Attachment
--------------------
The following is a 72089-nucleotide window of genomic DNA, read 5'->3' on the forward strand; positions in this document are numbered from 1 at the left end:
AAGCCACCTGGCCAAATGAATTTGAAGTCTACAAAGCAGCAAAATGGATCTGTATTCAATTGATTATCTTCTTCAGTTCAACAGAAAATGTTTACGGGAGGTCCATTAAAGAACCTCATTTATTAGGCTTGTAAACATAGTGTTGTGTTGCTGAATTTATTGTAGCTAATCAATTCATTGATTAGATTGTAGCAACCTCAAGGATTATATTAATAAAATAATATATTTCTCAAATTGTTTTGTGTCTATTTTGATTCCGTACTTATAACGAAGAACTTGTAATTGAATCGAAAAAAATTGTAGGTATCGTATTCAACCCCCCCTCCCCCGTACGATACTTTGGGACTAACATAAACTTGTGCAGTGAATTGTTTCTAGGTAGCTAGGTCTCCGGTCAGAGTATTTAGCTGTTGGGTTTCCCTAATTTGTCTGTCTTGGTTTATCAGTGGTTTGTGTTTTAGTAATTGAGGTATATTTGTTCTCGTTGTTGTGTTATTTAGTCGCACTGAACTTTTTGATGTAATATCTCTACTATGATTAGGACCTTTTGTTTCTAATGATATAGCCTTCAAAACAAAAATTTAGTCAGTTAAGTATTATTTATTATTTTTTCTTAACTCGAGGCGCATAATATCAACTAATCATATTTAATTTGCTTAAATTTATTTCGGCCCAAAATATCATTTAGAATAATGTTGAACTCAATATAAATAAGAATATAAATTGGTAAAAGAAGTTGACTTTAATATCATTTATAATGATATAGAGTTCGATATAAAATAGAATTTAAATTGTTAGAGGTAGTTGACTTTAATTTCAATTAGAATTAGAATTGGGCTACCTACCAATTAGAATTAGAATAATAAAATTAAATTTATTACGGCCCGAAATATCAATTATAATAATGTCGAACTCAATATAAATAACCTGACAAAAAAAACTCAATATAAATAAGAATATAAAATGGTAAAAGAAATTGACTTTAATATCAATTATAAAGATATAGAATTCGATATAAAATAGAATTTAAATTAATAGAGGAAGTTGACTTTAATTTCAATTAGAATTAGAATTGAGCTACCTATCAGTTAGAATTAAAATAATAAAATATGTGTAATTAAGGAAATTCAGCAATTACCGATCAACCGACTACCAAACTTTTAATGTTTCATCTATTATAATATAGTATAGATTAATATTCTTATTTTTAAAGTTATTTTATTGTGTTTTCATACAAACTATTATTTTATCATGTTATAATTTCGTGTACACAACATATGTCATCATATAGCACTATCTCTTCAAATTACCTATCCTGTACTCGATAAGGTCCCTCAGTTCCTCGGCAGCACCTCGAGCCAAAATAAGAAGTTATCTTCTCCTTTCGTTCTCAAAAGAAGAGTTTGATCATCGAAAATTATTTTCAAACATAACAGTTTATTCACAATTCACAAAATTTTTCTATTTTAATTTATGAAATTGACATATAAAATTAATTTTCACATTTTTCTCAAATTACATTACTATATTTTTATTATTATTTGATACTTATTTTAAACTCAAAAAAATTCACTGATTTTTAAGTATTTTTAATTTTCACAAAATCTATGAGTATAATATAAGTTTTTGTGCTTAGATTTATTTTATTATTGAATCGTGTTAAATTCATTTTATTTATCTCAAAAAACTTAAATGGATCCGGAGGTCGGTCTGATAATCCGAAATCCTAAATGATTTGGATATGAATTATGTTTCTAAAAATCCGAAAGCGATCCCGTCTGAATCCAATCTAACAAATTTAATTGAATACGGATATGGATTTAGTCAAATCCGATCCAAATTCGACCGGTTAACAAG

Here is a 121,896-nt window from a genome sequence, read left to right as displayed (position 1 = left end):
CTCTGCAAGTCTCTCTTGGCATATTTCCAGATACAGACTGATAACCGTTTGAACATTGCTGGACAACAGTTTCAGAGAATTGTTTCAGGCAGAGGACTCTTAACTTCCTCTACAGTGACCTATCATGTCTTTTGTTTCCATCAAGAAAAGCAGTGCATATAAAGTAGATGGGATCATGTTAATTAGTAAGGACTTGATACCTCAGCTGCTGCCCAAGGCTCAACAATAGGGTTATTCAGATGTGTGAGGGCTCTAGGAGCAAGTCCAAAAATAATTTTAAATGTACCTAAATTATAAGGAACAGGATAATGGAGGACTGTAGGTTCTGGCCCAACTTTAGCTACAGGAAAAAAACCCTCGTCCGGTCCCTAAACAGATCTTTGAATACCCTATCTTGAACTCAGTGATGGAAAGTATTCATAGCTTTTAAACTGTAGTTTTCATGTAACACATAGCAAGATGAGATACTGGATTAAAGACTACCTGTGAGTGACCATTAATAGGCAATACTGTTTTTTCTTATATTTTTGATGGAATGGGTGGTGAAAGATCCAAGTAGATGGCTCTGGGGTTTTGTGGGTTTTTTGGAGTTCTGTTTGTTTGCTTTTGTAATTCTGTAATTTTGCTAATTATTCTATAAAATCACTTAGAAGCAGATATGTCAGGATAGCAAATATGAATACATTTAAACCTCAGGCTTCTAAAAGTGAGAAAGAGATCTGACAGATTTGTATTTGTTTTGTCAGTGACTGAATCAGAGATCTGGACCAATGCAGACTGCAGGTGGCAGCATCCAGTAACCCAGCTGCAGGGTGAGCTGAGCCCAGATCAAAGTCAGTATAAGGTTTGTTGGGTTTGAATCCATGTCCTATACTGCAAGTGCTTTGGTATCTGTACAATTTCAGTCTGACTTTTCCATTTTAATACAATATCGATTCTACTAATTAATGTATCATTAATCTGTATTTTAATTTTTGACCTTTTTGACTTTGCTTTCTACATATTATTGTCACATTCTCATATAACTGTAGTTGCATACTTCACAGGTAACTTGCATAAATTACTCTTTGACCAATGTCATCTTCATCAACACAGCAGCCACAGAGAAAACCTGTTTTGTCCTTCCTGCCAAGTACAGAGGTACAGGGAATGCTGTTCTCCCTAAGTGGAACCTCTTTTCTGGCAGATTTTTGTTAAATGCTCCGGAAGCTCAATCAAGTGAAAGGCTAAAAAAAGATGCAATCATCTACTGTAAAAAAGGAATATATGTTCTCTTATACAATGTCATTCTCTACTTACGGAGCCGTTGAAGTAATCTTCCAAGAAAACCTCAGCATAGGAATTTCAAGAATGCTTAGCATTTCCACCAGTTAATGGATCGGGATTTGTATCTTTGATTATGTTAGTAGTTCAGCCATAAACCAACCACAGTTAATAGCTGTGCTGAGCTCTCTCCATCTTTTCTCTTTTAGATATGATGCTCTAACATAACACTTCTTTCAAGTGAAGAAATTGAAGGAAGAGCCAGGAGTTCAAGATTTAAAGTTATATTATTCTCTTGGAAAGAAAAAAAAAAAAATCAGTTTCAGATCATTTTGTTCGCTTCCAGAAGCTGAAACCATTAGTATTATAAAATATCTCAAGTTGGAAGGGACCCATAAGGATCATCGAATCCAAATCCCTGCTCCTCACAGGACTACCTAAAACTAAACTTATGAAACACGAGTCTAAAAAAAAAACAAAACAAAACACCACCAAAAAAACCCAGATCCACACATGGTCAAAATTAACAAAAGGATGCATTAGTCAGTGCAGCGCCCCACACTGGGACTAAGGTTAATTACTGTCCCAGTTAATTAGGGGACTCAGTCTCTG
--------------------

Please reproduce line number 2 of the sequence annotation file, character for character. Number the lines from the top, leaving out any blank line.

AAGCCACCTGGCCAAATGAATTTGAAGTCTACAAAGCAGCAAAATGGATCTGTATTCAATTGATTATCTTCTTCAGTTCAACAGAAAATGTTTACGGGAGGTCCATTAAAGAACCTCATTTATTAGGCTTGTAAACATAGTGTTGTGTTGCTGAATTTATTGTAGCTAATCAATTCATTGATTAGATTGTAGCAACCTCAAGGATTATATTAATAAAATAATATATTTCTCAAATTGTTTTGTGTCTATTTTGATTCCGTACTTATAACGAAGAACTTGTAATTGAATCGAAAAAAATTGTAGGTATCGTATTCAACCCCCCCTCCCCCGTACGATACTTTGGGACTAACATAAACTTGTGCAGTGAATTGTTTCTAGGTAGCTAGGTCTCCGGTCAGAGTATTTAGCTGTTGGGTTTCCCTAATTTGTCTGTCTTGGTTTATCAGTGGTTTGTGTTTTAGTAATTGAGGTATATTTGTTCTCGTTGTTGTGTTATTTAGTCGCACTGAACTTTTTGATGTAATATCTCTACTATGATTAGGACCTTTTGTTTCTAATGATATAGCCTTCAAAACAAAAATTTAGTCAGTTAAGTATTATTTATTATTTTTTCTTAACTCGAGGCGCATAATATCAACTAATCATATTTAATTTGCTTAAATTTATTTCGGCCCAAAATATCATTTAGAATAATGTTGAACTCAATATAAATAAGAATATAAATTGGTAAAAGAAGTTGACTTTAATATCATTTATAATGATATAGAGTTCGATATAAAATAGAATTTAAATTGTTAGAGGTAGTTGACTTTAATTTCAATTAGAATTAGAATTGGGCTACCTACCAATTAGAATTAGAATAATAAAATTAAATTTATTACGGCCCGAAATATCAATTATAATAATGTCGAACTCAATATAAATAACCTGACAAAAAAAACTCAATATAAATAAGAATATAAAATGGTAAAAGAAATTGACTTTAATATCAATTATAAAGATATAGAATTCGATATAAAATAGAATTTAAATTAATAGAGGAAGTTGACTTTAATTTCAATTAGAATTAGAATTGAGCTACCTATCAGTTAGAATTAAAATAATAAAATATGTGTAATTAAGGAAATTCAGCAATTACCGATCAACCGACTACCAAACTTTTAATGTTTCATCTATTATAATATAGTATAGATTAATATTCTTATTTTTAAAGTTATTTTATTGTGTTTTCATACAAACTATTATTTTATCATGTTATAATTTCGTGTACACAACATATGTCATCATATAGCACTATCTCTTCAAATTACCTATCCTGTACTCGATAAGGTCCCTCAGTTCCTCGGCAGCACCTCGAGCCAAAATAAGAAGTTATCTTCTCCTTTCGTTCTCAAAAGAAGAGTTTGATCATCGAAAATTATTTTCAAACATAACAGTTTATTCACAATTCACAAAATTTTTCTATTTTAATTTATGAAATTGACATATAAAATTAATTTTCACATTTTTCTCAAATTACATTACTATATTTTTATTATTATTTGATACTTATTTTAAACTCAAAAAAATTCACTGATTTTTAAGTATTTTTAATTTTCACAAAATCTATGAGTATAATATAAGTTTTTGTGCTTAGATTTATTTTATTATTGAATCGTGTTAAATTCATTTTATTTATCTCAAAAAACTTAAATGGATCCGGAGGTCGGTCTGATAATCCGAAATCCTAAATGATTTGGATATGAATTATGTTTCTAAAAATCCGAAAGCGATCCCGTCTGAATCCAATCTAACAAATTTAATTGAATACGGATATGGATTTAGTCAAATCCGATCCAAATTCGACCGGTTAACAAG